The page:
Proxy voting advisory firms Institutional Shareholder Services Inc. (ISS) and Glass, Lewis & Co. (Glass Lewis) recently published updated 2023 voting guidelines. Changes to Canada’s guidelines in 2023 introduce a new Climate Accountability Voting Policy that addresses climate-related disclosure and board oversight of climate-related issues.
Climate Accountability Policy Overview
The ISS Voting Guidelines – 2023 Benchmark Policy Changes Effective from November 30, 2022 and February 1, 2023 shareholders’ meetings. As part of the changes to its benchmarking policy, ISS has expanded its “climate accountability” policy to Canada. Under this policy, ISS will appoint the current chair (or other Director) to vote against. 1) Adequate climate risk disclosures in line with the four-pillar framework established by the Task Force on Climate-related Financial Disclosures (TCFD). (2) adopt appropriate GHG emission targets;
Published by Glass Lewis 2023 Voting Guidelines Effective November 17, 2022, from the General Meeting of Shareholders held on or after January 1, 2023. (1) does not provide full disclosure in line with the TCFD; (2) Clearly define the board’s oversight responsibilities for climate-related issues. The policy may extend to the chair of the governance committee, and may apply to other directors, if the committee (or board) is not assigned oversight of climate-related issues. Note that the group of companies covered by the Glass Lewis policy appears broader than the ISS policy.
Focus Areas for Climate Accountability
In light of the 2023 update to our voting guidelines, issuers, especially those with significant GHG emissions or those identified by Climate Action 100+, should carefully consider climate risk disclosure and monitoring. and should be assessed for overall alignment with ISS, Glass Lewis, and TCFD. Recommendation. Issuers should pay particular attention to the following key areas for climate accountability in 2023:
Appropriate climate risk disclosure
ISS does not believe that high-emission companies have adequate climate risk disclosures unless they provide detailed disclosures of climate-related risks, including board governance measures, corporate strategy, risk management analysis, metrics and targets. I don’t think so. ISS and Glass Lewis suggest that climate risk disclosure should be in line with he TCFD recommendations.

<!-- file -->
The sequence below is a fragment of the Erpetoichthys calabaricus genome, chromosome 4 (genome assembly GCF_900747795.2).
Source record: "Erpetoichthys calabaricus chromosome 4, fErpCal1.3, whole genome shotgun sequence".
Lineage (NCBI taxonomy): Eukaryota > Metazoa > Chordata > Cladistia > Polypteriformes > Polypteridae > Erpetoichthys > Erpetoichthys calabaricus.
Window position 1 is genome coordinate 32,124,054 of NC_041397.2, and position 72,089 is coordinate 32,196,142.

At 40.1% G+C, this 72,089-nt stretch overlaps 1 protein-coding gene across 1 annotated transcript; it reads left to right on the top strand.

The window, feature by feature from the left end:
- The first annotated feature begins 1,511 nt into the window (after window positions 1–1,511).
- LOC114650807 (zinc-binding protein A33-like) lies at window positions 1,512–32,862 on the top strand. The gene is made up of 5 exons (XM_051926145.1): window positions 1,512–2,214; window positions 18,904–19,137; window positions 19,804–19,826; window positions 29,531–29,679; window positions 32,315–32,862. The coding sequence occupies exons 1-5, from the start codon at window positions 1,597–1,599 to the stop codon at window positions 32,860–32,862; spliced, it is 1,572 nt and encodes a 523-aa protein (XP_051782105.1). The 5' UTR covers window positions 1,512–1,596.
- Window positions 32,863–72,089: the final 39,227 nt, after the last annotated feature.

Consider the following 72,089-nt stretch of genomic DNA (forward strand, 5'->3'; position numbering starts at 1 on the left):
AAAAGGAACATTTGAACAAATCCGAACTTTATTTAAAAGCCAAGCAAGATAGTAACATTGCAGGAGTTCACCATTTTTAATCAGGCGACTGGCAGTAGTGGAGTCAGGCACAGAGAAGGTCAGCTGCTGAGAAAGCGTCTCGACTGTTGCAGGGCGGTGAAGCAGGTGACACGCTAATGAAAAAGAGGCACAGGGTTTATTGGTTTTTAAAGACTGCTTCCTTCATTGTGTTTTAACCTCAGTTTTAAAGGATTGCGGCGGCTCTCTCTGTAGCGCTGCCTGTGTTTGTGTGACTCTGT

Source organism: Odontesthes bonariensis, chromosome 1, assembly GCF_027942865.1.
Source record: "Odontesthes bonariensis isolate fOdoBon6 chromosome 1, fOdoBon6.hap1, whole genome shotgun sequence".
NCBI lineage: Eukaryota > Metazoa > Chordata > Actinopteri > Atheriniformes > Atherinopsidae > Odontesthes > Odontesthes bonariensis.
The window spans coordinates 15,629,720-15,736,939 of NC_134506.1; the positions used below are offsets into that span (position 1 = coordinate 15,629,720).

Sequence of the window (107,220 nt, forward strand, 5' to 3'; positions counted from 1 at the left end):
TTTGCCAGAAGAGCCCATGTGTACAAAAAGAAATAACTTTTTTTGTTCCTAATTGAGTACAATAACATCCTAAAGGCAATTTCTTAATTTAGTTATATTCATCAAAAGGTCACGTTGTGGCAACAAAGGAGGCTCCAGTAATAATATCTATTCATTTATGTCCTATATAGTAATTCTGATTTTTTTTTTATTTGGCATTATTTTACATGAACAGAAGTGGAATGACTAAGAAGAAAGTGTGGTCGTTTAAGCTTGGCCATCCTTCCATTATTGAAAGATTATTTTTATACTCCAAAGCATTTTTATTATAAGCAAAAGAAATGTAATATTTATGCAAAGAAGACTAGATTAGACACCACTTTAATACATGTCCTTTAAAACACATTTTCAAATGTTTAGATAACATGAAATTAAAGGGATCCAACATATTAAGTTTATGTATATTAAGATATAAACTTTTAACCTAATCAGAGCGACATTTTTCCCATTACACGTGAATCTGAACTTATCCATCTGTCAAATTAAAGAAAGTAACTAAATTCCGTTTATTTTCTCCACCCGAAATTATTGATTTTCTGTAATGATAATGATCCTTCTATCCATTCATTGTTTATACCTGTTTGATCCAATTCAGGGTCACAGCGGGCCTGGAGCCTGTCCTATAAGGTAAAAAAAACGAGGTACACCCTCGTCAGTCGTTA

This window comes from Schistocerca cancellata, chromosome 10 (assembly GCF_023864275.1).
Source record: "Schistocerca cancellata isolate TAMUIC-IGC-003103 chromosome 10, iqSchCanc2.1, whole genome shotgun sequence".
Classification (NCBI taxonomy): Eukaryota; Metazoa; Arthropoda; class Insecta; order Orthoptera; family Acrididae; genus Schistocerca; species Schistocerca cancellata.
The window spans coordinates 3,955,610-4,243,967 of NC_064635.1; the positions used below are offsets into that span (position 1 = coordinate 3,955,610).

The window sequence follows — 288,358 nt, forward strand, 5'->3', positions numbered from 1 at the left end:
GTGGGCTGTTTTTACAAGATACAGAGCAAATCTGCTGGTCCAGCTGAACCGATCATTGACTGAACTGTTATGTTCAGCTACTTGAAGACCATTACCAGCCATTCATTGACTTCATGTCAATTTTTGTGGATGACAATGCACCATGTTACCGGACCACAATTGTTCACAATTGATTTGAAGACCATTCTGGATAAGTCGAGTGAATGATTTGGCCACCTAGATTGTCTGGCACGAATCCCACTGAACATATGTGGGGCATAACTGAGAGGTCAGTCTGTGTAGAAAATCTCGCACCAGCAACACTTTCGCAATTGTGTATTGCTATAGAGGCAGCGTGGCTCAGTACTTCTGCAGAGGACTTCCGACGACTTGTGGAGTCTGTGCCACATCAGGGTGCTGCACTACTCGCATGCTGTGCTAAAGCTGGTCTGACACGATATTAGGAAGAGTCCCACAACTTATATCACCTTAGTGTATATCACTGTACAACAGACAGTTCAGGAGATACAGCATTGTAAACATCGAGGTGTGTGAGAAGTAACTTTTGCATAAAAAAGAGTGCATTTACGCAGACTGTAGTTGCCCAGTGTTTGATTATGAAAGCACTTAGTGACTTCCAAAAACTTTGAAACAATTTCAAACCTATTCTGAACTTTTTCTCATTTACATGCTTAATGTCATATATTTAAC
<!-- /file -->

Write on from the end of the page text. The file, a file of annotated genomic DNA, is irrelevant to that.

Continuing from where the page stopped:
Appropriate GHG emission reduction targets
At this time, ISS does not equate appropriate GHG emission reduction targets for high-emitting companies with medium-term GHG emission reduction targets, or at least the majority of company direct emissions (i.e., scope 1) and electricity use (scope 2). 95%) are covered. The language used by ISS leaves open the possibility of future changes to the objectives that ISS deems appropriate.
Clear monitoring of climate-related issues
Glass Lewis believes that the boards of high-emission companies should have clear and well-defined oversight responsibilities for climate-related issues. This builds on Glass Lewis and his ISS’s extensive policy of requiring board-level oversight of environmental matters and disclosure of such oversight.
Anticipated Mandatory Climate Disclosure
National Instrument 51-107 proposed by the Canadian Securities Administrators Disclosure of climate-related matters (Proposed Document) and its accompanying policies, which are expected to become effective after December 31, 2022, will mandate climate-related disclosures by non-venture and venture issuers based on TCFD recommendations. For more information on the proposed instruments, please refer to previous available Dentons Insights. here (for an overview of the proposed measures) and here (For discussion of implications for directors, boards, and governance).